(Reuters) – Islamic State, fighting to redraw the map of the Middle East, has been coaching Egypt’s most dangerous militant group, complicating efforts to stabilize the biggest Arab nation.
Confirmation that Islamic Sate, currently the most successful of the region’s jihadi groups, is extending its influence to Egypt will sound alarm bells in Cairo, where the authorities are already facing a security challenge from home-grown militants.
A senior commander from the Sinai-based Ansar Bayt al-Maqdis, which has killed hundreds of members of the Egyptian security forces over the last year, said Islamic State has provided instructions on how to operate more effectively.
“They teach us how to carry out operations. We communicate through the internet,” the commander, who asked to remain anonymous, told Reuters.
“They don’t give us weapons or fighters. But they teach us how to create secret cells, consisting of five people. Only one person has contact with other cells.”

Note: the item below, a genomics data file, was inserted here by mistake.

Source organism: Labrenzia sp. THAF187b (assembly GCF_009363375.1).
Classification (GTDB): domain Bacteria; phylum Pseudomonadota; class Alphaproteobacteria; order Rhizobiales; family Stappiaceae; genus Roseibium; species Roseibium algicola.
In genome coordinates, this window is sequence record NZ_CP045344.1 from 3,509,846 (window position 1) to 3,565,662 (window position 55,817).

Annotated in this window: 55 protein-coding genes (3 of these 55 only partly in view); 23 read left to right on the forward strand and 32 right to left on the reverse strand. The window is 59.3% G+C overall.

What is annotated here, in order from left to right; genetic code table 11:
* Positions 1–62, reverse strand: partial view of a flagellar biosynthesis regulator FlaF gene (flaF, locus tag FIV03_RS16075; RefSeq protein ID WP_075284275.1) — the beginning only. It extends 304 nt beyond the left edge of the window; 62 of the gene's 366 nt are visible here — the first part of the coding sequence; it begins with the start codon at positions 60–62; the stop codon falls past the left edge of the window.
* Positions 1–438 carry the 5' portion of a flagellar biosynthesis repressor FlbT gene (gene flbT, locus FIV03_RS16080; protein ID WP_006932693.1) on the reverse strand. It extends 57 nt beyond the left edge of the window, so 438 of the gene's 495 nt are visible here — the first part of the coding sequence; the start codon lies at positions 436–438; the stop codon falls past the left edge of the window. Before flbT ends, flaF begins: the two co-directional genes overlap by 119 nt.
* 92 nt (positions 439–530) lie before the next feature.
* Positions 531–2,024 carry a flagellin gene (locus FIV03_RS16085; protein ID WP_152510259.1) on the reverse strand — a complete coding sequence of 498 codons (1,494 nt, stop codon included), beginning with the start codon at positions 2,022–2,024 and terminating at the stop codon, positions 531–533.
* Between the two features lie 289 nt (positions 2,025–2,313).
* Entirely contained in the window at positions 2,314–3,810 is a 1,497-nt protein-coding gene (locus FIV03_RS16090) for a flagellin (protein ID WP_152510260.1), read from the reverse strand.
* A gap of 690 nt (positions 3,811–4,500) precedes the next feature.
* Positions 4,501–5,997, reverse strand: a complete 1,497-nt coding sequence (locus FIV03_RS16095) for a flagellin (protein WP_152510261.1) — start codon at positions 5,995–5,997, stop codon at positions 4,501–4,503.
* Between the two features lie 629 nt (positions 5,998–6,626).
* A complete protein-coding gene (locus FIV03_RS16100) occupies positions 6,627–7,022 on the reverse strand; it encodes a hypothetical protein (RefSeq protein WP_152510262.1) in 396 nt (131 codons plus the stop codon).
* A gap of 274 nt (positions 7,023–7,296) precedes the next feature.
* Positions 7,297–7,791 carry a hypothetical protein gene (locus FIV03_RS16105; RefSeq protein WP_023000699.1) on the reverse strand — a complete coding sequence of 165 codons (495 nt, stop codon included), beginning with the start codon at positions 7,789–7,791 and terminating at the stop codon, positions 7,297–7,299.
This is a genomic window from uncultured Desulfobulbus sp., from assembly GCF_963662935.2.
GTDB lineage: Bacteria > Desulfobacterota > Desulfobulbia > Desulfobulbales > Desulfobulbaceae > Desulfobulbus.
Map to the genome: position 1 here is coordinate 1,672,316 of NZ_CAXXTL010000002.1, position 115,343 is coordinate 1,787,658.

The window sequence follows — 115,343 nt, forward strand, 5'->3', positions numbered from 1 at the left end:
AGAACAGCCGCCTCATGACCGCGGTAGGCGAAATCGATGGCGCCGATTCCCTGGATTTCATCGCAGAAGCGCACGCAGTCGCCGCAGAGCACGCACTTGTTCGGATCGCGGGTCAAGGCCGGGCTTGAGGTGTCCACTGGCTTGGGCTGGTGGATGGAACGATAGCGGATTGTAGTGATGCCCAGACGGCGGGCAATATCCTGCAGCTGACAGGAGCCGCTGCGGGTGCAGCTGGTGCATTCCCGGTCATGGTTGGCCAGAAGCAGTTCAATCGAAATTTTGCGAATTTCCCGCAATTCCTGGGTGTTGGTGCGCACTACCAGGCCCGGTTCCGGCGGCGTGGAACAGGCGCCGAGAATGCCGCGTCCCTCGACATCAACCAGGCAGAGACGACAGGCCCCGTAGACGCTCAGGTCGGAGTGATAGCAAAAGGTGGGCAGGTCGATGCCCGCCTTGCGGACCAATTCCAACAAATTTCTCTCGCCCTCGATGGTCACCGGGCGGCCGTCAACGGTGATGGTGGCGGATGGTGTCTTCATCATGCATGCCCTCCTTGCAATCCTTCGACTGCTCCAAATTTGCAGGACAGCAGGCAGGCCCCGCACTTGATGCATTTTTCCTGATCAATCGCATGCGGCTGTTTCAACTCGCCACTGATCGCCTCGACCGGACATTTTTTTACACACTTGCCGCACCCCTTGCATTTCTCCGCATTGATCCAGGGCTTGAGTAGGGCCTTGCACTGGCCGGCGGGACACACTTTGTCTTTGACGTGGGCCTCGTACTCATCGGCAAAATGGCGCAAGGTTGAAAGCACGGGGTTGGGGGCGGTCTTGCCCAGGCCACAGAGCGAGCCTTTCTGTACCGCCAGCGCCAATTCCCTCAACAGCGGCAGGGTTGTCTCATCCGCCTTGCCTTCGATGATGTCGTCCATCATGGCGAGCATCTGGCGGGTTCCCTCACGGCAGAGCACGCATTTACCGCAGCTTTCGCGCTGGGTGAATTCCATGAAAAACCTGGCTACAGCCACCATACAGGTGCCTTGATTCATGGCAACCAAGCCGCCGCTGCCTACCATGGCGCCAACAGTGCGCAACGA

Militant groups and the Egyptian state are old foes. Some of al Qaeda’s most notorious commanders, including its current leader Ayman al-Zawahri, are Egyptian.
One Egyptian president after another has crushed militant groups but they have always resurfaced.
The success of Islamic State in seizing large parts of Syria and Iraq has raised concerns in Egypt, where authorities are battling Ansar as well as militants who have capitalized on the chaos in post-Gaddafi Libya to set up over the border.
Islamic State became the first jihadi group to defeat an Arab army in a major operation after steamrolling through northern Iraq in June almost unopposed by the Iraqi military.